NEWS

  /  

February 25, 2005

Scholars discuss how women scientists are lacking at University

"The glass ceiling is still in place¬ówe just have better Windex and lint-free cloth," Shannon Hackett, the first speaker at a panel discussion organized by Women in Science, said on Thursday, February 24. The event, "Women as a Minority in Science: A University of Chicago Forum," featured panelists from across scientific fields as well as Richard Saller, provost of the University.

Fourth-year in the College and event organizer Keren Ledin introduced the event, asking speakers to keep their remarks focused on University policies and goals and, perhaps, subtly reminding speakers that the forum was not the place to debate Harvard President Lawrence Summer's recent remarks on the lack of women in scientific fields.

At 5:30 p.m., the scheduled start time for the event, people were still streaming into Ida Noyes East lounge. With the room filled to capacity, organizers scrambled to bring in more chairs for students and faculty who came to listen. Even with extra chairs, many people stood for the entire discussion, and half way through the hour and a half panel, there were still people standing in the doorway, peering into the room. Ledin estimated that 160 to 180 attended the panel.

The speakers spanned the scientific disciplines, and each offered thoughts on issues facing women in the sciences at the University. Hackett, a lecturer in Organismal Biology and Anatomy, commented that though women have made advances, they have yet to reach the "power positions."

Saller commented on the issues facing women in the sciences from an administrative position. "There is some progress, but not enough," he said. "[We need] focused, active effort." Saller also discussed the need to distinguish between policy issues (top-down edicts or policies in departments that discriminate against women) and environmental issues (the working environment within departments).

Saller acknowledged that there is much work to be done. "There is passive good will [in the science departments towards women]," he said, "but I am sure there is not as much focused effort for change."

He also highlighted ways in which the University is actively working to attract and retain talented women faculty. For example, in the Physical Sciences Division (PSD), only 12 percent of the faculty is currently women. To improve this, Saller said, the department has made a program to hire women straight out of graduate school. Saller also stressed that once women are in "the system" at the University, they have identical success rates to those of men.

Peggy Mason, associate professor in the Biological Sciences Collegiate Division and chair of the Committee on Neurobiology, discussed the need for diversity on all levels, not only gender. "There is an enormous pool of people that we never get to see and never get to take advantage of their talents," she said.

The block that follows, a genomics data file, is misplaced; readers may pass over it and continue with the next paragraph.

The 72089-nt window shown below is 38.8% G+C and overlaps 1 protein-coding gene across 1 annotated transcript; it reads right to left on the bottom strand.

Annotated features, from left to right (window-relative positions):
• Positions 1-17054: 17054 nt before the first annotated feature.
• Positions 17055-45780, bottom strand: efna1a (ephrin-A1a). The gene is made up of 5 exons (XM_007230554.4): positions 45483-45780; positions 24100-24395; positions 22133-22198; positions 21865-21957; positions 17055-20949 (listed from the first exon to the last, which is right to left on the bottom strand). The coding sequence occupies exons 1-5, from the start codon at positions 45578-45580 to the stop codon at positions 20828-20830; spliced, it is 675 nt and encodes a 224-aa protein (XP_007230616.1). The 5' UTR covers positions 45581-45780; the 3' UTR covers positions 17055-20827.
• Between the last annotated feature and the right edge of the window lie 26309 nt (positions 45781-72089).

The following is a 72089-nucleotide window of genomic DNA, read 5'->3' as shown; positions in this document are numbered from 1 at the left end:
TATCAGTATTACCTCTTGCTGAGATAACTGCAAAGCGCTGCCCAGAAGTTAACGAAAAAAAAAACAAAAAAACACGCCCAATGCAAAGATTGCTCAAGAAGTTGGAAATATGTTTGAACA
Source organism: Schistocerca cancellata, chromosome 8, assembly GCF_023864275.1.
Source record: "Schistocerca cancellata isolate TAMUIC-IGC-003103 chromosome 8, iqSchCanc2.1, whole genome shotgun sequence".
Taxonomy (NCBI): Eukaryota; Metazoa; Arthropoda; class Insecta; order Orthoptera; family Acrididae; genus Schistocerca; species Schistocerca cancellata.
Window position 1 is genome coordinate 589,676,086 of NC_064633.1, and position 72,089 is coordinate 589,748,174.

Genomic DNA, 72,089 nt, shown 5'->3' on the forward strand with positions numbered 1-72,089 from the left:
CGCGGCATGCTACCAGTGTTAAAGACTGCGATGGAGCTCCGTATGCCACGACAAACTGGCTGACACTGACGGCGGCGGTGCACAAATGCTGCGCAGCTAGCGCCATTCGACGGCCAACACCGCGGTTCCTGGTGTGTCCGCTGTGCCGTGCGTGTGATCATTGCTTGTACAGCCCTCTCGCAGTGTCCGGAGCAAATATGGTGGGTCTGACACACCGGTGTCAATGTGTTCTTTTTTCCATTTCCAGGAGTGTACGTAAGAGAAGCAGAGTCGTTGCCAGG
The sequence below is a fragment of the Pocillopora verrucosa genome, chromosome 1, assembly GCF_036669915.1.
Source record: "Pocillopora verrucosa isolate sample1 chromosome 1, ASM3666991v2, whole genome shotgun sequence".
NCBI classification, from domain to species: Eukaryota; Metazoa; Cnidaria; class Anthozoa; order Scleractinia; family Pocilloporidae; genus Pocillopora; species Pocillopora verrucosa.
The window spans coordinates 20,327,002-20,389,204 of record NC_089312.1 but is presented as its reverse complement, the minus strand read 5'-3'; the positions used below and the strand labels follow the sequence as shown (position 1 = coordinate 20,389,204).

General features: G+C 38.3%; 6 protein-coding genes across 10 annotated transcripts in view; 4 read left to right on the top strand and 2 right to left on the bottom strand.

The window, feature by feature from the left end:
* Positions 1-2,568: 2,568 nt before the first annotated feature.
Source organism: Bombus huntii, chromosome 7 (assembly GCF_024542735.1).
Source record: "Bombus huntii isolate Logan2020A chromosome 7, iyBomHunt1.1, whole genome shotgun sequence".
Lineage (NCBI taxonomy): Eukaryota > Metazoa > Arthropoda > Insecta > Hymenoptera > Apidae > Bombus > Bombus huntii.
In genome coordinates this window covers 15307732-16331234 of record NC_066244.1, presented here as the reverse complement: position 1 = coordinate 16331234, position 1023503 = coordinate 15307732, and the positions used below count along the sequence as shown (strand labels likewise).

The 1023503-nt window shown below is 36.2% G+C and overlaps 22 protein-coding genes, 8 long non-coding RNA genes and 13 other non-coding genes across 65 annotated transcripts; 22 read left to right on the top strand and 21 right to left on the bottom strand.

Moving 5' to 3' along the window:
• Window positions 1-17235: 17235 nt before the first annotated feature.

Mason also discussed issues of self-esteem with women in the sciences. She cited her own experiences as a graduate student at Harvard University, where she constantly felt as though she was not as smart as her male peers, even though she consistently received high grades.

Ka Yee Lee, associate professor in the chemistry department, agreed with Mason. She described an "imposter complex," in which many women in the sciences fear that someone will discover they are not good enough. "It eats into your confidence," she said. "It eats into your ability."

Lee also discussed the different issues that women have to deal with, such as balancing personal life with professional, and the pressure to be a role model to other up-and-coming women in the department. She suggested that the University look at its maternity and paternity leave policies.

Dean of the physical sciences division Robert Fefferman described the lack of women in the sciences as a Catch-22 situation, because departments need women to attract women. He said the University's situation being heavily dependent on resources. "We fight hard for the absolute top scholars," he said. "Both men and women."

Fefferman described how the University often loses scholars to other schools that can offer them more resources.

The panelists took questions from both Ledin and the audience. Audience members asked several questions regarding childcare and parental leave at the University.

Elisabeth Montegna, a graduate student in molecular genetics and cell biology, challenged Saller about the University's lack of a childcare center.

"How is it that there is no place for a childcare," she asked, "when buildings are popping up left, right, and center?"

In response, Saller announced that the University is working on making infant care a reality for faculty and graduate students. The difficulty with a childcare center, he said, was the regulations that the city of Chicago places on childcare centers.

All the panelists agreed that there was much more work to be done in not only attracting women to the sciences, but also retaining them.

Ledin described the panel as an important forum. "These events are vital to the success for the University as a whole," she said. "The panel is a beginning¬óbut it is important to get these issues on the table and to hold the proper authorities responsible for lack of integration."